With the changes to the OET exam being most prominent in the reading subset of the test, it is crucial to be knowledgeable about each section of the test in detail. The reading test is split into parts A, B and C, and parts B and C are likely to stretch you further in some ways than part A. Read on for a comprehensive and detailed guide to what you will find in part B of the test and some top tips on how to approach the texts and questions.
Table of Contents
- What will I find in OET Reading Part B?
- What is the best way to find the answer in the text?
What will I find in reading part B?
Reading part B is made up of six short texts and 6 multiple-choice questions with three options (one question per text). Each question is worth 1 mark, so this section accounts for six marks in total. You will need to read the texts thoroughly enough to understand them and read the complete text without missing anything, but fairly swiftly so that you do not spend too much time on the reading. We will go into more detail about how to approach the reading and questions in the next section.
Each of the texts is a document or part of a document from a medical work-place and will be accessible to doctors, nurses and all other medical professionals. You may well have come across such texts already as they would be the kind of texts that you would find in any work-place but tailored to the healthcare setting. Examples of the type of documents used are: policies, work-emails, instructions, guidelines and manuals. They will be of an informative nature and you are being assessed on your general understanding of the documents; What is their purpose, what points are they aiming to get across to the reader? You are not looking to identify specific information as in part A, but to show an awareness and understanding of the text as a whole.
What is the best way to find the answer in the text?
1. Read the question before the text and highlight key points
First, read the question that goes with the text and the multiple-choice answer options that go with it. Underline or circle what you feel to be the important words or phrases in both the questions and answers. This way, you will have a good idea of what you are looking for before you read the text and you can keep looking back to the question and answers as you read the text, with your highlighted phrases being the most prominent things that you see.
2. Read the text thoroughly, referring to your highlighted question and answers
Now is the time to read the text, thoroughly and carefully but at a good pace. As you read through each text, you will likely come across information that is related to the question. At these points, highlight this information in the text itself. Keep looking back and forth between the question and answers and the text as you develop an understanding of what the main points of the texts are and how they relate to the question. In this way, by the time you finish reading the document, you should have already figured out the answer and you will not need to do too much re-reading, saving your time and brain energy!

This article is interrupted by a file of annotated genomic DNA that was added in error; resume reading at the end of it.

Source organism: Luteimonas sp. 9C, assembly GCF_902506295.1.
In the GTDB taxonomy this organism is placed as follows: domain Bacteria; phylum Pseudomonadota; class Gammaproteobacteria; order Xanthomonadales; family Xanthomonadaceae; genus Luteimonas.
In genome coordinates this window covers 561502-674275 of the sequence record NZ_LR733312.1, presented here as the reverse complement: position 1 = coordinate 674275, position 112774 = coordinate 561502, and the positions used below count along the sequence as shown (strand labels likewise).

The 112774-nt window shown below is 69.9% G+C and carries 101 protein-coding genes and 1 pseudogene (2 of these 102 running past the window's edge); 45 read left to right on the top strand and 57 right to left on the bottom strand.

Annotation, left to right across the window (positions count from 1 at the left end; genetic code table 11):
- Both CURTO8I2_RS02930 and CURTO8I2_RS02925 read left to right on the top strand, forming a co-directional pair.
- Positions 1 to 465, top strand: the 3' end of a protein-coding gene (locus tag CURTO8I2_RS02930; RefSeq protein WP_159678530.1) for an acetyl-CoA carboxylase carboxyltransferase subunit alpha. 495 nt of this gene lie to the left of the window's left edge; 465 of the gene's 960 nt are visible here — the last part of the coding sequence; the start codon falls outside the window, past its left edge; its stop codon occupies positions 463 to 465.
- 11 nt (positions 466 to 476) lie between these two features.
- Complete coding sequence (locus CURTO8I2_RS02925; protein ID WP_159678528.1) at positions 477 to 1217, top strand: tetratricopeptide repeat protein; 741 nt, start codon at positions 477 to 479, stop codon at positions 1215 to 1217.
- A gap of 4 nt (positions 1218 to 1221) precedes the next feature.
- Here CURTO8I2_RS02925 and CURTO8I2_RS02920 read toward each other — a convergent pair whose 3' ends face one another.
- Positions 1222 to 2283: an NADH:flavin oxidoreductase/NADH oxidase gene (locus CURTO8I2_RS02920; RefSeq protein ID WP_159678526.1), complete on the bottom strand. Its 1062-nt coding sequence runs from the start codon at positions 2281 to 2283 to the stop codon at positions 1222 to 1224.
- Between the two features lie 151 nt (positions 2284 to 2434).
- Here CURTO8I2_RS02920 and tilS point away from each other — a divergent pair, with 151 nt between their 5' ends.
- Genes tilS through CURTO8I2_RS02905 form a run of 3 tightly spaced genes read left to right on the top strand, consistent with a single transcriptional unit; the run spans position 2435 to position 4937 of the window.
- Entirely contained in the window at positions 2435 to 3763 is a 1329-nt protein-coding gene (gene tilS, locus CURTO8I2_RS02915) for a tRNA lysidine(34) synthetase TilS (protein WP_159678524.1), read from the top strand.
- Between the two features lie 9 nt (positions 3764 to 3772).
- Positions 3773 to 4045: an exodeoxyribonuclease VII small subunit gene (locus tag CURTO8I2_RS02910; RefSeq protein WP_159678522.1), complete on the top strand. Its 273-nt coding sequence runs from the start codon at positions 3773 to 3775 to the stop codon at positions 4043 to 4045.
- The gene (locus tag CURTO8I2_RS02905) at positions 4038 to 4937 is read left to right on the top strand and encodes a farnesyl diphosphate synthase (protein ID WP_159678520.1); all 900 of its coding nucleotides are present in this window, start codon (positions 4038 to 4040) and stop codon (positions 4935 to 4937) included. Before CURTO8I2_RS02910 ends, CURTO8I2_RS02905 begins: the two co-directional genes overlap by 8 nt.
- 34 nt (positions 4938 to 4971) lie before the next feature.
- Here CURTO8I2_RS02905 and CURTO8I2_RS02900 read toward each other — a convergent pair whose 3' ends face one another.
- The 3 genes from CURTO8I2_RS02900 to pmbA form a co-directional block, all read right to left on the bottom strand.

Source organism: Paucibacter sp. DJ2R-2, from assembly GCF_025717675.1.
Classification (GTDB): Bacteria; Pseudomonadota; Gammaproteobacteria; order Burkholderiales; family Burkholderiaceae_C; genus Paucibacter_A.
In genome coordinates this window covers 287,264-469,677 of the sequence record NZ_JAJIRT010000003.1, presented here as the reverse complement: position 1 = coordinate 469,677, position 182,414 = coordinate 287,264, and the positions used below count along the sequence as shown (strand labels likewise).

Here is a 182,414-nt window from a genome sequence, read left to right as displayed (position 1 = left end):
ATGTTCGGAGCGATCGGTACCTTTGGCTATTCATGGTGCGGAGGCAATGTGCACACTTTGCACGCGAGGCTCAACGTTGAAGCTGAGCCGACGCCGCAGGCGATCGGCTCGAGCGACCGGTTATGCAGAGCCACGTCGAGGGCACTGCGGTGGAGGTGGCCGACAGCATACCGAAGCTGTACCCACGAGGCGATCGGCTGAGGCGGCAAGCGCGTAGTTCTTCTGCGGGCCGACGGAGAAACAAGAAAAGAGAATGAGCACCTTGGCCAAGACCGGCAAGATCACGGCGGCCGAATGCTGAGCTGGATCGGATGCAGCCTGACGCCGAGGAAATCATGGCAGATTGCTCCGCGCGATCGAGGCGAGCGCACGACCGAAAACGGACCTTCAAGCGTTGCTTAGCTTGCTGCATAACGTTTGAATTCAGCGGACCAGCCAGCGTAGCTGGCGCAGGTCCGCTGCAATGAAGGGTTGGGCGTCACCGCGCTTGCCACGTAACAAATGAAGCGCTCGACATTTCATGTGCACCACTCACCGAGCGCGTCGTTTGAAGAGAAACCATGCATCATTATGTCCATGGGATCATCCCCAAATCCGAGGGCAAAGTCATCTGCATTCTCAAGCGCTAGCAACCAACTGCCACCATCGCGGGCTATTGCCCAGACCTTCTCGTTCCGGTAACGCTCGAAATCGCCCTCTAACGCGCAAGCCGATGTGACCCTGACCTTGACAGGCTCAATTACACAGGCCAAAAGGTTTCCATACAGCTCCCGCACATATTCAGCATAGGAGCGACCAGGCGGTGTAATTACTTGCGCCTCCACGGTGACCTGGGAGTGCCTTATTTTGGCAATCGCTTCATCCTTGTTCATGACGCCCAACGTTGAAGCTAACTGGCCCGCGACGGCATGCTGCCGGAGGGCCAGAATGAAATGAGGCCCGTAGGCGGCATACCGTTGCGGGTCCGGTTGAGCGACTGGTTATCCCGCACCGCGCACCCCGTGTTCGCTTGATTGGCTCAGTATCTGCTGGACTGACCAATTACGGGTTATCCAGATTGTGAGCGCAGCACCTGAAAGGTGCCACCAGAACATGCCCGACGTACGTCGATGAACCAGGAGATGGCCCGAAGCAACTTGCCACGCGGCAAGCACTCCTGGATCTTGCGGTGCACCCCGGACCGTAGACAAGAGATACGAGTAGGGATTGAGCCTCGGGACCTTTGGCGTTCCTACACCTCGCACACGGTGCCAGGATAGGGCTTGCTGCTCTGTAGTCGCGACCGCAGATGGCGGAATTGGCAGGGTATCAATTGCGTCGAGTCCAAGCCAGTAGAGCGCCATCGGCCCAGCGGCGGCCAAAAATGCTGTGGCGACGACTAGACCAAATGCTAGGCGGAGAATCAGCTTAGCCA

3. Highlight words that you don’t understand
It’s easy to panic when you come across a word that you haven’t seen before or don’t know the meaning of. The passage is bound to have a few words that fit this description for most students. Even though it may seem unfair, this is not an attempt to trick you! One reading comprehension skill that is being tested is the ability to work out the meaning of a word by looking at the context that the word is used in. This a very important skill for any language learner as it is impossible to know every single piece of vocabulary in the language when you are a non-native speaker.
By reading the sentence around the word and using your understanding of the text as a whole, you can usually make a good estimate as to what the word may mean in the context. Trust yourself on this; if it makes sense you are probably right or at least close enough to answer the question. By underlining the words as you go along, you can minimize any confusion from the offset, and this helps to keep you calm.
4. Cross off the wrong answers as you go along
Once again, do this as you are reading through the passage, as much as is possible, and this will save you time at the end of each text. Being familiar with the answer options and having them highlighted already will make this easier. You will probably come across sentences and phrases which link to all of the answers. At these points, carefully read the answer that it seems to fit with. Obviously, the test will not make it easy to see which answer is the best-fit, so you have to make sure that the wording is not trying to throw you off and look a little beyond the words themselves into the actual meaning using inference.
5. Find the right answer!
This should be easy by now as you have done all of the work already! Do a quick second skim and scan to make sure that you are sure your answer is correct, breathe and move onto the next question.
Use our five top tips for passing the reading part B when you are completing your practice tests using samples (the more the better) and they will become second nature so that when exam day comes, you can use your method and know that you have a system that works!